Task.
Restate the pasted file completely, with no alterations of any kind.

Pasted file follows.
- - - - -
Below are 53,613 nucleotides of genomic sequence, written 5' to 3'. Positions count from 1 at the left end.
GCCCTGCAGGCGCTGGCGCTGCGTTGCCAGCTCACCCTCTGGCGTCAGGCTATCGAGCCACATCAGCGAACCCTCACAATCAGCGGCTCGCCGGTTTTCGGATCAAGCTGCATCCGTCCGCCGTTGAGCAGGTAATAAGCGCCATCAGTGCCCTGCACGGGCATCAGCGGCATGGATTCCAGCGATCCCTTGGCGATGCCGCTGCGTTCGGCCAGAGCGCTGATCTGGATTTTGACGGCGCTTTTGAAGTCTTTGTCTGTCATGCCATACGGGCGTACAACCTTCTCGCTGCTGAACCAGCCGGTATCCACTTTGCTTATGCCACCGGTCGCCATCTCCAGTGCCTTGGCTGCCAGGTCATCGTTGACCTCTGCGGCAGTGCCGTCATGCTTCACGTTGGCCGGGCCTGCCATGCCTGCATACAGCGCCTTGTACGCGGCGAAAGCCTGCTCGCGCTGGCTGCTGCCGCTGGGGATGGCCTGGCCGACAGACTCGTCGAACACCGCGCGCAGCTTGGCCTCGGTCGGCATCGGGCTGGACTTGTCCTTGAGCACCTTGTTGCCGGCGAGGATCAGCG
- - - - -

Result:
Below are 53,613 nucleotides of genomic sequence, written 5' to 3'. Positions count from 1 at the left end.
GCCCTGCAGGCGCTGGCGCTGCGTTGCCAGCTCACCCTCTGGCGTCAGGCTATCGAGCCACATCAGCGAACCCTCACAATCAGCGGCTCGCCGGTTTTCGGATCAAGCTGCATCCGTCCGCCGTTGAGCAGGTAATAAGCGCCATCAGTGCCCTGCACGGGCATCAGCGGCATGGATTCCAGCGATCCCTTGGCGATGCCGCTGCGTTCGGCCAGAGCGCTGATCTGGATTTTGACGGCGCTTTTGAAGTCTTTGTCTGTCATGCCATACGGGCGTACAACCTTCTCGCTGCTGAACCAGCCGGTATCCACTTTGCTTATGCCACCGGTCGCCATCTCCAGTGCCTTGGCTGCCAGGTCATCGTTGACCTCTGCGGCAGTGCCGTCATGCTTCACGTTGGCCGGGCCTGCCATGCCTGCATACAGCGCCTTGTACGCGGCGAAAGCCTGCTCGCGCTGGCTGCTGCCGCTGGGGATGGCCTGGCCGACAGACTCGTCGAACACCGCGCGCAGCTTGGCCTCGGTCGGCATCGGGCTGGACTTGTCCTTGAGCACCTTGTTGCCGGCGAGGATCAGCG